Pros and cons of “In the cloud” computing

by | Dec/30/2009

A client wrote me recently asking about a plain English explanation of what the term “in the cloud” is all about and the pros and cons.  They are probably using some services “in the cloud” already and don’t realize it.

Some smaller organizations have another company host their e-mail using hosted Exchange. Some companies outsource their CRM with companies like or

Many companies, large and small, use outsource payroll providers such as , , and

Other examples of cloud computing include patient management and billing for healthcare organizations, document imaging, insurance company systems, accounting systems, and even ERP’s.

To some degree, even home users utilize cloud computing with services like Google Apps and Microsoft Office Live  Sites like can even be considered “cloud computing” because your images are being housed out on the Internet.  Facebook and LinkedIn are “in the cloud” too.

Some companies go to the extreme and put everything in the cloud including their servers, with no local servers of their own, using services such as  In these cases, the company normally pays a monthly subscription fee per user and the hosting company maintains all of their Microsoft operating system and Office licenses for the company.  The outsourced company provides anti-virus, anti-spam, backup services, disaster recovery, e-mail hosting, and technical support for a flat monthly fee per user. This can be really nice—especially for smaller companies.  These services are usually based on Microsoft Terminal Server or Citrix Xen although the customer never needs to realize how the applications are delivered.

A few companies are toying with providing “in the cloud” anti-virus solutions and it will be interesting to see how those work out.

Many people use online backup to store their data in the cloud.

Drawbacks of using “in the cloud” services include:

  • If your Internet connection fails, you cannot use the services.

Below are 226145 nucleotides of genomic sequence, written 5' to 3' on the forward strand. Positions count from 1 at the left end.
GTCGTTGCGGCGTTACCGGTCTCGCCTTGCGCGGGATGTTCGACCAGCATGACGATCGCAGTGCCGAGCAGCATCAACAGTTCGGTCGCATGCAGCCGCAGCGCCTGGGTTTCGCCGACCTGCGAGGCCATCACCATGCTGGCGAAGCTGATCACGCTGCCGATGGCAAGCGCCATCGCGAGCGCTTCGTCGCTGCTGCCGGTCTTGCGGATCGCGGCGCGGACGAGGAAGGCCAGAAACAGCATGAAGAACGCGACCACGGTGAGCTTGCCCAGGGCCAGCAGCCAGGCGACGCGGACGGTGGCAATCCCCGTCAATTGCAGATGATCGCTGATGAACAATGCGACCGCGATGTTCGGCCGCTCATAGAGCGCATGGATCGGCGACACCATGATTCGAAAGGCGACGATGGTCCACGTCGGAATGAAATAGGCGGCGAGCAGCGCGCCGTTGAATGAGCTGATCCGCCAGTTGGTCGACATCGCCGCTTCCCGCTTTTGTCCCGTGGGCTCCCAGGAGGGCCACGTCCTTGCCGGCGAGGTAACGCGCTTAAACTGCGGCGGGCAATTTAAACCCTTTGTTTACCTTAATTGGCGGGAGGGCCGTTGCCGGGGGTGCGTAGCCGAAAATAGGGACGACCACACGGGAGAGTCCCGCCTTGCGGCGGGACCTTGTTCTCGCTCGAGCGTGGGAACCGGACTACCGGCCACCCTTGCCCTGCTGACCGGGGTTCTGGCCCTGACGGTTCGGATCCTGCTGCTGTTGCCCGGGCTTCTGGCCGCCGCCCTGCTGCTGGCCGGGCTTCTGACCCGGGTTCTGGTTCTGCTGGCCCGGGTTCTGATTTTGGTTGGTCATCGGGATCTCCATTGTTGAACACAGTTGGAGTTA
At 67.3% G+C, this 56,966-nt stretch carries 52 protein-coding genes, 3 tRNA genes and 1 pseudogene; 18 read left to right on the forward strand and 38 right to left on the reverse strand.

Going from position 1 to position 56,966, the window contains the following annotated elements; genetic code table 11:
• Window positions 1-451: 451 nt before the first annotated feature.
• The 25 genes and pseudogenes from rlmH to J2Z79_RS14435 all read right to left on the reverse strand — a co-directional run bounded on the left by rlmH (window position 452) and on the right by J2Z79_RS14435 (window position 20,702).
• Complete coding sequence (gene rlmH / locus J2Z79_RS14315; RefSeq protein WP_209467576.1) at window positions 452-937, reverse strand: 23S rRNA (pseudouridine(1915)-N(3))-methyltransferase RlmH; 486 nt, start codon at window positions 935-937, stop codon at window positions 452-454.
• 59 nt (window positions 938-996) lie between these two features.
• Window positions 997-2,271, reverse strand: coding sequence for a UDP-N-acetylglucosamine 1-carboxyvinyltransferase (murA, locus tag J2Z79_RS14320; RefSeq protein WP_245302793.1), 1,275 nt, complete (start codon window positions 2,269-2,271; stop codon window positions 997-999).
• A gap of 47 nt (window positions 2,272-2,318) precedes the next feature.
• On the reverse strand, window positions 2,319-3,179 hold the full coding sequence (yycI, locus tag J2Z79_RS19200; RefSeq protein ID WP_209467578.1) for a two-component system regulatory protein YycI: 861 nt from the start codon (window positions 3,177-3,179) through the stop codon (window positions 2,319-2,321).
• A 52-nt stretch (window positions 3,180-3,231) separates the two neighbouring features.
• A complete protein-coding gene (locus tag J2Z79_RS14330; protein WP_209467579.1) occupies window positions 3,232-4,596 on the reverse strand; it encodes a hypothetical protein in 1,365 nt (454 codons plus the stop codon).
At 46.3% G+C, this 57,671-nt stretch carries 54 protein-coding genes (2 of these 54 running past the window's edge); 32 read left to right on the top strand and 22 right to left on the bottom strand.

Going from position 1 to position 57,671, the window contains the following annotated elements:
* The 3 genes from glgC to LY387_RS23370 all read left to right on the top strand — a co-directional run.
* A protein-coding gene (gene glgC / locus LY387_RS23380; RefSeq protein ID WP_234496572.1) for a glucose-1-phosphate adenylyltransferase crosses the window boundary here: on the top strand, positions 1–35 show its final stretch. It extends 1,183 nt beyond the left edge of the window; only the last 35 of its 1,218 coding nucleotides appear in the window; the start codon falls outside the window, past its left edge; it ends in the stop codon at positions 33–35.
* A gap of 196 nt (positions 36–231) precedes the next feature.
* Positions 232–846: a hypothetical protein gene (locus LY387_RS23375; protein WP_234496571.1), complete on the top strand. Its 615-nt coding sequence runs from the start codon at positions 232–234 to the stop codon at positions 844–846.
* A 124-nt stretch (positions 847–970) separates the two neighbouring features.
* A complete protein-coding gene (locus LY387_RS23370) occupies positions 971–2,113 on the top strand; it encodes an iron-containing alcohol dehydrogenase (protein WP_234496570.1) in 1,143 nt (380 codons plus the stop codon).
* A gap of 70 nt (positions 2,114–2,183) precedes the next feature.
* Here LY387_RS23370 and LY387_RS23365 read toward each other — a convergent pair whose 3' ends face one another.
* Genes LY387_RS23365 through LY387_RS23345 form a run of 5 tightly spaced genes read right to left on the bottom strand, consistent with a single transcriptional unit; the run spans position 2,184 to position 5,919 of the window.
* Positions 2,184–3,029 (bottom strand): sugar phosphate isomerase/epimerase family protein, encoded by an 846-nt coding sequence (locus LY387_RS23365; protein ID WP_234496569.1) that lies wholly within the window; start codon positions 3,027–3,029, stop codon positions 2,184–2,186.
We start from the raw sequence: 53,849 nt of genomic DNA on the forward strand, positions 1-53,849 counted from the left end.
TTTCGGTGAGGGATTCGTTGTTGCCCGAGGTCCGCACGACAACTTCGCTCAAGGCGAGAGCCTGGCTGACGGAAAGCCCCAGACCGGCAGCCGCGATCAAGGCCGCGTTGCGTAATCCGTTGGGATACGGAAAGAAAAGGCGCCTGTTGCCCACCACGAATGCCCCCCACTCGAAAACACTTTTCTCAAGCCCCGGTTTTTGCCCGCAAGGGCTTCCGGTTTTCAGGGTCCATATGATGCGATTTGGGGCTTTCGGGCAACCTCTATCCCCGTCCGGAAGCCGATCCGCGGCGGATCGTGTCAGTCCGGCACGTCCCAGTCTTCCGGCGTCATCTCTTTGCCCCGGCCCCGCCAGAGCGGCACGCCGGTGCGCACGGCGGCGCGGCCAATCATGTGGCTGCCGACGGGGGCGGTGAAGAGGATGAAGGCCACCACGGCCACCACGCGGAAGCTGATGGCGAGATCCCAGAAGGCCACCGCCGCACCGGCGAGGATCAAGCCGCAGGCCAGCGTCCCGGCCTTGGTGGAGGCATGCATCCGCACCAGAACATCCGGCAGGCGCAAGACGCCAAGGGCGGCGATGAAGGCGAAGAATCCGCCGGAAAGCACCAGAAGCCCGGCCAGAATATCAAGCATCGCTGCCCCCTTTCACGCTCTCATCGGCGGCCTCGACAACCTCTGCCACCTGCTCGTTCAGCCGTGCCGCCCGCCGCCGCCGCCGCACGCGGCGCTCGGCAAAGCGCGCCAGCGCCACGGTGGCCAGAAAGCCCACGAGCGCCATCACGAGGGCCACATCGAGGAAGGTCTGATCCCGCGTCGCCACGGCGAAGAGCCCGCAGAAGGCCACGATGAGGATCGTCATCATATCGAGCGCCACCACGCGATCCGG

• If you have a slow Internet connection, your services may be slow as well.
  • If the “cloud” company goes out of business, you may lose access to your data forever.
  • Security concerns—will the other company keep your data secure?

Advantages of using “in the cloud” services include:

  • You do not need to install patches to the application—your cloud provider does that for you.
  • If there is a disaster at your office, your workers can “work from home” or work on the road almost as easily as if they were “at the office.” This saves you a lot of time.
  • You sometimes need less on-site support and/or may not need to hire more IT professionals in your organization.
  • Providers in the cloud often have highly trained and highly qualified professionals taking care of the network—professionals who would otherwise be very expensive for you to utilize their expertise.
  • Backups are naturally off-site and are often more secure than your own backup solution.
  • Adding new offices, new users, and new applications is generally simplified.
  • If users are on the road and their personal laptop malfunctions, it is often less dangerous for the user to access via a “hotel business center computer” than if they used the hotel computer to connect directly to your internal network.
  • You may not need a server room and, if office space is cramped, that can allow you to have more room for your office personnel.

Also, it is important to mention that some companies elect to use Citrix Xen or Microsoft Terminal Services in their own corporate boundaries to create their own corporate version of a “cloud” and then enjoy some of the “best of both worlds.”